Some of the more commonly seen symptoms of Borderline Personality Disorder are a lack of self-worth or poor self-image, impulsive behaviors that lead to a feeling of guilt or anger, inability to regulate or control anger which leads to violent verbal or physical outbursts, and instability in personal relationships.

From the viewpoint of someone who has lived with this disorder all of their life, the symptoms can be put simply. It is a constant battle between having a sense that one is less than the rest of society or not worthy of happiness or love and trying to make up for this by going above and beyond to make a good impression or hang on to those we think are just one instance away from leaving us in the dust.

In some cases, we can trick ourselves into thinking that even minimal rejection means that a person is no longer interested as us in a friend or love interest, or that they are out to get us or fool us in some way. These feelings can lead to impulsive or suicidal behavior on some days. On others, it can lead to a sense of “why bother” that ends up in reckless behavior or even anger at the rest of the world for (often imagined) feelings of being an outcast or loser. In all, it can just be downright exhausting. We try to do the right thing but our brains just aren’t wired in a way that makes this easy for us.

For some, there may be a knowledge that there is a dysfunction in our thoughts or actions. For others, there can be no realization that the things we imagine aren’t exactly real or that there is an issue with our way of going about life.

I have been on both sides of this. When I was first diagnosed it wasn’t exactly explained to me what Borderline Personality Disorder was. It was just more of a “you have this take these” kind of thing. Now that I am older and have made a habit of reading as much as I can to help my daughter I have learned a great deal about myself and my disorder.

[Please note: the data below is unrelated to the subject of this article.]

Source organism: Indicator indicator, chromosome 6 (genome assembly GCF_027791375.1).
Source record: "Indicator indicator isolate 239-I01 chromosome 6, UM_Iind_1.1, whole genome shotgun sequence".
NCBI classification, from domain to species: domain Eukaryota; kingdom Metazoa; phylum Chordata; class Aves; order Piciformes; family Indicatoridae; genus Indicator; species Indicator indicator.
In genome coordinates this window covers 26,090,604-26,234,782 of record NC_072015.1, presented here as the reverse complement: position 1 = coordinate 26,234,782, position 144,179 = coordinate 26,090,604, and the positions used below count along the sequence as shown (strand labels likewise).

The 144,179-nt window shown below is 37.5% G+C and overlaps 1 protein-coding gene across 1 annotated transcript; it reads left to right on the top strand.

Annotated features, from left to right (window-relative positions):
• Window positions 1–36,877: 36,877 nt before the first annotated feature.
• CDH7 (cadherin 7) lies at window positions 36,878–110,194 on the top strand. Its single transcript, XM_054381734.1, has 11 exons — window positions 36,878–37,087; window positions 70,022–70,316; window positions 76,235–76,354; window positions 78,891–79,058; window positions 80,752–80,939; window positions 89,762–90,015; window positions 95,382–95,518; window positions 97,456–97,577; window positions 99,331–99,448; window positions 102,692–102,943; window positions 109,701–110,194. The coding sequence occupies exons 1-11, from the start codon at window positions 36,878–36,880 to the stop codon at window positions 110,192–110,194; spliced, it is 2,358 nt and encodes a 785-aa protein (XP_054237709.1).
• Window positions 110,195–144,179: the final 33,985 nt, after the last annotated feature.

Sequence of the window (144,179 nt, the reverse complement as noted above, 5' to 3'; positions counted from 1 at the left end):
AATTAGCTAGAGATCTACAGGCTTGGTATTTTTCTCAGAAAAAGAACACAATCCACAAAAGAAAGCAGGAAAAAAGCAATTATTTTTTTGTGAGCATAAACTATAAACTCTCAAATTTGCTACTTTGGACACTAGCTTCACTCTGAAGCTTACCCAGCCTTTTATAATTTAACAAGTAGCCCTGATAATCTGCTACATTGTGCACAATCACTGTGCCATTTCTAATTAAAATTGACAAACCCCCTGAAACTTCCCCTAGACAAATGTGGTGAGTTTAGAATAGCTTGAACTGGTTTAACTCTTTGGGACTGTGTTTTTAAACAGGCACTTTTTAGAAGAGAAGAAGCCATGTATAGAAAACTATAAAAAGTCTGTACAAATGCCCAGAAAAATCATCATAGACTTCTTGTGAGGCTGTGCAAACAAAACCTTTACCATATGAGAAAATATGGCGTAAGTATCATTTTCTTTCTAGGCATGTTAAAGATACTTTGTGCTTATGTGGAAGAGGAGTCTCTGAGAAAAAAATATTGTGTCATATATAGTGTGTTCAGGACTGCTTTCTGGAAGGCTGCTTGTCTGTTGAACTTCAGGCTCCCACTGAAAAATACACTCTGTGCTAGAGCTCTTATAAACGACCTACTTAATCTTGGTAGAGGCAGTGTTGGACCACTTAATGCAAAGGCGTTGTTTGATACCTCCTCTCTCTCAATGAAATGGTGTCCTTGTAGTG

I have also had the benefit of a few fantastic therapists who have helped me to understand the error in my train of thought sometimes. For a very long time, I just thought that everything was “normal”. That I was just this monster who wasn’t deserving of a good life because I was angry or ugly or whatever else I wanted to use to put myself down any particular day. Of course, I still have rough days and negative self-talk but I have worked very hard through mindfulness to really analyze my thoughts and stop them before they get too far out of hand.

Related: Don’t Let Depression Sneak Up on You (Tips on Checking Your Mood) 

borderline personality disorder

The Causes of Borderline Personality Disorder

There are three main factors that are believed to contribute to a diagnosis of Borderline Personality Disorder. An individual may have one factor or any combination of the three. Many experts believe as well that certain childhood experiences such as trauma, abuse (physical, emotional, or sexual), or neglect play a role in the development of Borderline Personality Disorder.

Brain Function: Scans of the brains of individuals with and without Borderline Personality Disorder have show that there is an increase in structural changes in individuals with BPD. Many of these changes involve the areas of the brain that help us to regulate emotion, impulsivity, and aggression.

Genetic Factors: Although there has yet to be a gene or gene profile linked to the development of Borderline Personality Disorder there does seem to be a strong hereditary link. Individuals in families with a history of BPD or other mental illnesses appear to have a higher likelihood of developing the disorder.